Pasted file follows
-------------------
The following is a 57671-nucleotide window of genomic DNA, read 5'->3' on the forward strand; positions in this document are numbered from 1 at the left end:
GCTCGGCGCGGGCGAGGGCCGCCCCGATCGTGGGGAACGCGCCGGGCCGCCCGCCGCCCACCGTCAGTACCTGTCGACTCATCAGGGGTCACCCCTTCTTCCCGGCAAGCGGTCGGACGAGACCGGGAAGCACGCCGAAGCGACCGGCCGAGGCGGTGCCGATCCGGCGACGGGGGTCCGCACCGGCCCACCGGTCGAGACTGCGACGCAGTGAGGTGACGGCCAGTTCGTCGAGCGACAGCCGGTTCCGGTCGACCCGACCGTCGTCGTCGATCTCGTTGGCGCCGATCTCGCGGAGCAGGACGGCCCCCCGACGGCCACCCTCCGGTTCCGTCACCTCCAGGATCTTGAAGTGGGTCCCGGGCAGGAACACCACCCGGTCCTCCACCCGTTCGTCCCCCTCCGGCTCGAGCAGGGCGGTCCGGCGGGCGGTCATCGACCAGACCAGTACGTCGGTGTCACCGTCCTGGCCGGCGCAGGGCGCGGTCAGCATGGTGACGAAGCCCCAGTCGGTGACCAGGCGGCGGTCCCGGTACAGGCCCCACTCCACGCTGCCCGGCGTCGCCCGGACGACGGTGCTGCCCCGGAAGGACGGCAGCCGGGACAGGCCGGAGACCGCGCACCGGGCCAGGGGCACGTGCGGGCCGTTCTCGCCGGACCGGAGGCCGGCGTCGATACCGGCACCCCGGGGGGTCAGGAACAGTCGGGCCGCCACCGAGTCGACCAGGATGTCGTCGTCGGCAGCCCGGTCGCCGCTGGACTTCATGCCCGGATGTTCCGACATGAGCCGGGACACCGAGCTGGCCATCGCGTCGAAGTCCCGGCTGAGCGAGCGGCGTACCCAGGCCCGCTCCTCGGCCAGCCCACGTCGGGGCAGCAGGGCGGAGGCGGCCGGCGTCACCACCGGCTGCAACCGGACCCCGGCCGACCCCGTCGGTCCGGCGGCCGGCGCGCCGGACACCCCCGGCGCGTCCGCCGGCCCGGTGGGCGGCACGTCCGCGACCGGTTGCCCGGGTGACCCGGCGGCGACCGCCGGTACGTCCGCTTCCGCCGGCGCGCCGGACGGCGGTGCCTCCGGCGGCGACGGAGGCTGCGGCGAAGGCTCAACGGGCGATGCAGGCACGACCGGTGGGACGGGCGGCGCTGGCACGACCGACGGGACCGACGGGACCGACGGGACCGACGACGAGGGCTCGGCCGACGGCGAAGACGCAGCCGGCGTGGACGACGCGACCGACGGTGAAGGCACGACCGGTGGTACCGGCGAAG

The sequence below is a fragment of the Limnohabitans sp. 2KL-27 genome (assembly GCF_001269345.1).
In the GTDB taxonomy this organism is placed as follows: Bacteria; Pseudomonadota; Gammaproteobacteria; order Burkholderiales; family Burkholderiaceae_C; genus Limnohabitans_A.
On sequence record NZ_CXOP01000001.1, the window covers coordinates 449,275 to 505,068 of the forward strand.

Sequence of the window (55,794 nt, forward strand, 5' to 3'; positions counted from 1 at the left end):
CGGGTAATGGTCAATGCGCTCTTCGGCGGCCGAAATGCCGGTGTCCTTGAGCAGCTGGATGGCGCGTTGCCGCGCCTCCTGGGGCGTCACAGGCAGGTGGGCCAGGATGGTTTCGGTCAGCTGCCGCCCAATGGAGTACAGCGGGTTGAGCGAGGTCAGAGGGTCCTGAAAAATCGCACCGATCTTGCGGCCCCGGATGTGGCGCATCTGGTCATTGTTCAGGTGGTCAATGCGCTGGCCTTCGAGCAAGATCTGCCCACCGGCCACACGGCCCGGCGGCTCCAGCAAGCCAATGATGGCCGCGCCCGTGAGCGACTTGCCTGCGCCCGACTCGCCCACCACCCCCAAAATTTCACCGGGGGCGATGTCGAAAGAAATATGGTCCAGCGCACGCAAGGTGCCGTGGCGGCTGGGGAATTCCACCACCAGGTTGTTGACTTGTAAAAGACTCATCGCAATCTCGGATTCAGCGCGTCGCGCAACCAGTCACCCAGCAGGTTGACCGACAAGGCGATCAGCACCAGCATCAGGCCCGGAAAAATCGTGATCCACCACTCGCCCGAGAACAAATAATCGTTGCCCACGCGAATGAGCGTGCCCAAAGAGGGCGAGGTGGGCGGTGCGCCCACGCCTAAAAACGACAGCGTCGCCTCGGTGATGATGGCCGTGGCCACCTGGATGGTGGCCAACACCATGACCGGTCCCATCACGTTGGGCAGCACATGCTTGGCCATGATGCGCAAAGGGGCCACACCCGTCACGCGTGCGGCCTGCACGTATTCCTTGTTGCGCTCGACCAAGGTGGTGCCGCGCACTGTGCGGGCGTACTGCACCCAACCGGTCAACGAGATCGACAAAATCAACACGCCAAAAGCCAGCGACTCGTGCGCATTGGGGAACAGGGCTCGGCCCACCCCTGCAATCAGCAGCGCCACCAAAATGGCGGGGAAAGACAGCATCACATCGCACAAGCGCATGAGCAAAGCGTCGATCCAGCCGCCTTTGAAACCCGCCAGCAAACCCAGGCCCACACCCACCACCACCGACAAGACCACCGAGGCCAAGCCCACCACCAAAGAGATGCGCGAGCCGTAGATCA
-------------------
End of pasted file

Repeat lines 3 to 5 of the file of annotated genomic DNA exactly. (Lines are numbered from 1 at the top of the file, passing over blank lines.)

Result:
The sequence below is a fragment of the Limnohabitans sp. 2KL-27 genome (assembly GCF_001269345.1).
In the GTDB taxonomy this organism is placed as follows: Bacteria; Pseudomonadota; Gammaproteobacteria; order Burkholderiales; family Burkholderiaceae_C; genus Limnohabitans_A.
On sequence record NZ_CXOP01000001.1, the window covers coordinates 449,275 to 505,068 of the forward strand.